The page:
Realizing the presence, promise, and power of the Kingdom of God.

Living Hope

Hope is the focusing affection of a well-kept heart.

Hope for Then and Now (1)

“‘For I know the thoughts that I think toward you, says the L
ORD, thoughts of peace and not of evil, to give you a future and a hope.’” Jeremiah 29.11

We are investigating the primary affections that harbor in our heart, so that by understanding and nurturing them, we may keep our hearts with all diligence, so that they will beat with the heart of God. A well-kept heart is the anchor of a strong soul. The heart is the seat of our affections, and affections are in the driver’s seat of life.

Thus far we have seen that fear is the first affection to be cultivated, to be specific, fear of God. When we fear God, and not men, then we will tune all other aspects of our soul and life to hear His Word, love and delight in Him, obey and serve Him; for we know Him to be sovereign, powerful, and intent on shaping us for righteousness, even if He must discipline us from time to time.

As we fear and obey God, we find Him to be gracious and lavish in His goodness, which leads us to love Him and to give thanks for His mercy and many gifts. Love is the greatest of all affections because it brings with it so many others, such as patience, kindness, compassion, and forbearance. Thanksgiving is the most practical affection, since it is easy to put into practice by giving thanks in all things, and because, as we do so, we exercise those faith muscles needed for nurturing all our affections as God intends.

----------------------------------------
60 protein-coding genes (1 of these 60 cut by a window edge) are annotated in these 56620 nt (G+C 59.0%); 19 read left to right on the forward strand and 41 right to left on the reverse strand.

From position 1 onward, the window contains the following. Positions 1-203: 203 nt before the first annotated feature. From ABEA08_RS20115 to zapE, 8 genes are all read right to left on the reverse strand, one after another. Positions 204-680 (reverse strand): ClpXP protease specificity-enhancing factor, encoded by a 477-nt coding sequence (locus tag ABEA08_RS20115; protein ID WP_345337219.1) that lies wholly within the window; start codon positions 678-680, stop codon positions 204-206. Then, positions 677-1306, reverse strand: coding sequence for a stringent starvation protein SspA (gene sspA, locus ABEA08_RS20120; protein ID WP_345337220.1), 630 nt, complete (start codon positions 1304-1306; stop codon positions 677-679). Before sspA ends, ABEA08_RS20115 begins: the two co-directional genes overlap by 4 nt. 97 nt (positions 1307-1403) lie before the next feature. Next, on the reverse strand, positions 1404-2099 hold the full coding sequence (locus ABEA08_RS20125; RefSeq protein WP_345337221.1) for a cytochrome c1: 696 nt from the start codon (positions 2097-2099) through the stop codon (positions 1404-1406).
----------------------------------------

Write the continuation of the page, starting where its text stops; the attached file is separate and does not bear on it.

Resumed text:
We must guard our heart against mere self-love, by giving thanks in all things – so that we grow in the mind of Christ and the knowledge of God – and by practicing love for our neighbors according to the teaching of God’s Word. This is the life of redemption to which we have been called in Jesus Christ; and with it comes the hope of glory for all who sincerely believe in and follow the Lord.

Hope is the next affection to which we turn our attention as we continue to learn the secrets of keeping our heart with all diligence.

The focusing affection
The simple fact, as every believer will understand, is that finite, sinful people are neither smart enough, selfless enough, nor strong enough to overcome the downward pull of self-interest and self-preservation that characterizes all of us some of the time, and many of us most of it. We need a power from beyond ourselves that can re-energize our vision, revive our heart, rebuild our conscience, and renew our strength so that we are able to lay hold on the precious and magnificent promises of God in ways that lead to real hope and meaningful change.